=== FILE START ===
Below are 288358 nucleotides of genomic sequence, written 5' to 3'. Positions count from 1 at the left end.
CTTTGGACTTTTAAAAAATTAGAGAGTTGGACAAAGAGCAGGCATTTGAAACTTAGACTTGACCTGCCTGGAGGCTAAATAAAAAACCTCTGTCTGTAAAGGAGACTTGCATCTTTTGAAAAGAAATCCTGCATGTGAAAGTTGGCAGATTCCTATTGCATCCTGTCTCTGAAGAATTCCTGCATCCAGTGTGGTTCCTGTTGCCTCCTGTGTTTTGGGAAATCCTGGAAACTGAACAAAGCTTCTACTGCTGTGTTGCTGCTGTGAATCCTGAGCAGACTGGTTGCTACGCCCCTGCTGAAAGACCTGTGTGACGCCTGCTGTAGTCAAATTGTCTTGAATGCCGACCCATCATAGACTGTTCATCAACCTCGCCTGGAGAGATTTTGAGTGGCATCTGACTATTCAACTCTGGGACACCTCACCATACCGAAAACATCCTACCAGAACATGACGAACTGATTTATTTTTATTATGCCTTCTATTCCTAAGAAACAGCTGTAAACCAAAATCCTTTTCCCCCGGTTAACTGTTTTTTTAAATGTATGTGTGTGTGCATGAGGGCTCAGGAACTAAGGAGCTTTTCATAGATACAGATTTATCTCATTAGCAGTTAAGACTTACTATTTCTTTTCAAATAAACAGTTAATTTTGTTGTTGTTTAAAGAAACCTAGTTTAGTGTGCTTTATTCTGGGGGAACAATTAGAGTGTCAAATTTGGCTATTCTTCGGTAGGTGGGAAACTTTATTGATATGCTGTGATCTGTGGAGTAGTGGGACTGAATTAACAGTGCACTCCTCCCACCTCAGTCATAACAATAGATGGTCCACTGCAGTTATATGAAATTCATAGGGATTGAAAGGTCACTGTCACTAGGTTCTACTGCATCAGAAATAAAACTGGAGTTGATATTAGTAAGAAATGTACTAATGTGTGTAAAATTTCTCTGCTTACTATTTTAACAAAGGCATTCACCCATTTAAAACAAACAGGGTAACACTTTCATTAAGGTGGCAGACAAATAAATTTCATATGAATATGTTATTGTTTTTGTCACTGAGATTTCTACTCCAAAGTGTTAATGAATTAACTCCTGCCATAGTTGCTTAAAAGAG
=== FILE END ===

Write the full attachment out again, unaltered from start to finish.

Below are 288358 nucleotides of genomic sequence, written 5' to 3'. Positions count from 1 at the left end.
CTTTGGACTTTTAAAAAATTAGAGAGTTGGACAAAGAGCAGGCATTTGAAACTTAGACTTGACCTGCCTGGAGGCTAAATAAAAAACCTCTGTCTGTAAAGGAGACTTGCATCTTTTGAAAAGAAATCCTGCATGTGAAAGTTGGCAGATTCCTATTGCATCCTGTCTCTGAAGAATTCCTGCATCCAGTGTGGTTCCTGTTGCCTCCTGTGTTTTGGGAAATCCTGGAAACTGAACAAAGCTTCTACTGCTGTGTTGCTGCTGTGAATCCTGAGCAGACTGGTTGCTACGCCCCTGCTGAAAGACCTGTGTGACGCCTGCTGTAGTCAAATTGTCTTGAATGCCGACCCATCATAGACTGTTCATCAACCTCGCCTGGAGAGATTTTGAGTGGCATCTGACTATTCAACTCTGGGACACCTCACCATACCGAAAACATCCTACCAGAACATGACGAACTGATTTATTTTTATTATGCCTTCTATTCCTAAGAAACAGCTGTAAACCAAAATCCTTTTCCCCCGGTTAACTGTTTTTTTAAATGTATGTGTGTGTGCATGAGGGCTCAGGAACTAAGGAGCTTTTCATAGATACAGATTTATCTCATTAGCAGTTAAGACTTACTATTTCTTTTCAAATAAACAGTTAATTTTGTTGTTGTTTAAAGAAACCTAGTTTAGTGTGCTTTATTCTGGGGGAACAATTAGAGTGTCAAATTTGGCTATTCTTCGGTAGGTGGGAAACTTTATTGATATGCTGTGATCTGTGGAGTAGTGGGACTGAATTAACAGTGCACTCCTCCCACCTCAGTCATAACAATAGATGGTCCACTGCAGTTATATGAAATTCATAGGGATTGAAAGGTCACTGTCACTAGGTTCTACTGCATCAGAAATAAAACTGGAGTTGATATTAGTAAGAAATGTACTAATGTGTGTAAAATTTCTCTGCTTACTATTTTAACAAAGGCATTCACCCATTTAAAACAAACAGGGTAACACTTTCATTAAGGTGGCAGACAAATAAATTTCATATGAATATGTTATTGTTTTTGTCACTGAGATTTCTACTCCAAAGTGTTAATGAATTAACTCCTGCCATAGTTGCTTAAAAGAG